Ever since it became possible for people to travel the skies, the job of a pilot has been alluring to many. It comes with a certain prestige that still exists to this day. Whether someone signs on to fly in the military, flies privately to otherwise inaccessible landscapes, or flies airliners with dozens of passengers, being a pilot still holds a special place in the hearts of many. Becoming an airplane pilot is not easy, however. It requires a great deal of skill and knowledge to earn the right to be entrusted with the lives of those who want to travel by airplane.
How to Become an Airplane Pilot
Becoming a pilot can be accomplished in a variety of ways. There is always a great deal of training, and at least 1,500 hours of time in the air are required before getting a pilot's license is even possible. The pilot can do this training, and variations of that training (depending on what the pilot is seeking to do after getting their license), in many ways. They can join the military, in which case they are trained to fly a variety of aircraft, from fighter jets to cargo planes. They can also go to flight school through college or privately.
There are many different types of licenses, which can also impact how long it will take to get the license and how much that will cost. The three different types of licenses are sport, recreational, and private. A private license allows the pilot to fly without any weather, passenger, or distance restrictions. A private license usually costs the pilot approximately $10,000. On the other hand, recreational pilots can only fly within 50 miles of the pilot's home airport. Furthermore, there can be no more than one passenger in the plane. This license costs approximately $7,700. Finally, a pilot with a sport license can only fly sport aircraft in good weather and only in daylight, with this license costing about $4,400.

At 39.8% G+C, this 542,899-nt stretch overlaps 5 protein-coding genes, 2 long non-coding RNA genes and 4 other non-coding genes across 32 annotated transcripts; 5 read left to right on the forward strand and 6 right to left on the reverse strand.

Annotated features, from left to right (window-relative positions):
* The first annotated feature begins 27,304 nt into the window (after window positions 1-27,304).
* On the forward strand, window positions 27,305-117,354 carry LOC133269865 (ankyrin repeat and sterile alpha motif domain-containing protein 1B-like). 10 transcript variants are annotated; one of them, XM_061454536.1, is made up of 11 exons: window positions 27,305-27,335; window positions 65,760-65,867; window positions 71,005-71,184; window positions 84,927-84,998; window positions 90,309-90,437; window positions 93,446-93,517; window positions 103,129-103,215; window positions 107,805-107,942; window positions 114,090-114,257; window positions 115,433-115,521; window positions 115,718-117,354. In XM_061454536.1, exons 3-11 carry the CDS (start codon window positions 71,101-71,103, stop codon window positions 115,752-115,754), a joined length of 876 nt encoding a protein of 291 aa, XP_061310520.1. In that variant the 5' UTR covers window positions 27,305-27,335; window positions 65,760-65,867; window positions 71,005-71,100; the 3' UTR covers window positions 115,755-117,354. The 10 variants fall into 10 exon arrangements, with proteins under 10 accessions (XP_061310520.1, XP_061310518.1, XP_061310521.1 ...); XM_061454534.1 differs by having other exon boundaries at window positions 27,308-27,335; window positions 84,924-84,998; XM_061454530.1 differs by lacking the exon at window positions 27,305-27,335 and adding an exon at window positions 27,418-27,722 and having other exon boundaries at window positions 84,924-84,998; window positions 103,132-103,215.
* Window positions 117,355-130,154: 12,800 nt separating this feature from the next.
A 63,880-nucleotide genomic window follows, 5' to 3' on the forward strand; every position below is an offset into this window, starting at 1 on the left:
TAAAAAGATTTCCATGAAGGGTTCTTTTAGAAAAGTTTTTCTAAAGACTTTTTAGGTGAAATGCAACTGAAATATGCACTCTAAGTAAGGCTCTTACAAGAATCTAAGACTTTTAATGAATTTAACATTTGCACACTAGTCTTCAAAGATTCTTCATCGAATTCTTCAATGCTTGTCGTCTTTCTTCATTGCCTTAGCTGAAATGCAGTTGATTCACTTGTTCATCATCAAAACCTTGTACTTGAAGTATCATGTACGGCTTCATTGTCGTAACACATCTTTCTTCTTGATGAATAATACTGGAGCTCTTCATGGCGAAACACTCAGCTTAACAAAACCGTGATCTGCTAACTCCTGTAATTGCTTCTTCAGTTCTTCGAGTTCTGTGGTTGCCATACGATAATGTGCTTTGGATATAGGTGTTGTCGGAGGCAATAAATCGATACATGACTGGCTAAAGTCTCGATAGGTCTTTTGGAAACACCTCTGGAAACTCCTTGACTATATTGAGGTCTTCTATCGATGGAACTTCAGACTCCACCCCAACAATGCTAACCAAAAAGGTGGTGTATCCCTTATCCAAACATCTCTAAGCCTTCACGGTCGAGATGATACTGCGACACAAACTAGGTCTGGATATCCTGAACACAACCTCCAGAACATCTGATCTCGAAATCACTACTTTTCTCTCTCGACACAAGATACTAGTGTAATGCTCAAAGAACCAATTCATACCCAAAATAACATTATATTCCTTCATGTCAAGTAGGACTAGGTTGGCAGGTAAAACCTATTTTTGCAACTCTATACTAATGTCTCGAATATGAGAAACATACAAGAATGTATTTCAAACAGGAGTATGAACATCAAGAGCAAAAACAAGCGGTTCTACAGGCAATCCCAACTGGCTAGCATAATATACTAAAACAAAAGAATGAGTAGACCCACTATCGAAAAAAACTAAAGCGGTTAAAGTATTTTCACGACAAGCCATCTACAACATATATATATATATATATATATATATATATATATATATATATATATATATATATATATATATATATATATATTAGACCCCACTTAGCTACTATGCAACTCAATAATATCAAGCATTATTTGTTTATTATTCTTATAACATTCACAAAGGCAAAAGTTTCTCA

While the responsibilities are many when you become a pilot, the process is not all that unlike gaining a proficiency in any other profession. There are tests to pass, certifications to attain, and skills to master before future pilots will be allowed behind the controls. First, the pilot must show a working knowledge of aeronautics and pass the Federal Aviation Administration's knowledge test. Gaining this knowledge is typically done in flight school, and this can take anywhere between three months and three years, depending on what they are getting certified in.
A Pilot's Responsibilities
Becoming an airplane pilot is about more than simply being able to fly a plane. It also makes the pilot responsible for the lives of everyone who flies with them. Therefore, one of the primary responsibilities of a pilot is to know every safety regulation as well as the operations manual for the plane they are flying. It can also be the pilot's responsibility to know the weather into which they are flying as well as any alternative routes that can be taken in the event of an emergency, such as an equipment malfunction. The pilot is also in charge of their crew. In many cases, this does not apply, as for small aircraft, there is often only one pilot, but in the case of commercial airline flights especially, there can be a large crew needed not only to fly the plane but to manage and address the needs of the passengers on the plane. It is the pilot's responsibility to make sure the crew is fully briefed before any flight with all of the information they might need to fulfill their responsibilities.
Perhaps above all, communication is the pilot's major responsibility. This is equally true for small aircraft, in which the pilot is expected to communicate with air traffic control, as for large commercial flights, in which the pilot must communicate clearly with air traffic control, their crew, and often the passengers themselves. The communication responsibilities of the pilot do not end when the wheels of the aircraft have safely touched the ground again. It is the pilot's responsibility to update the aircraft logbook at the end of every flight, noting any issues during the flight and whether they were due to the passengers, crew, or equipment.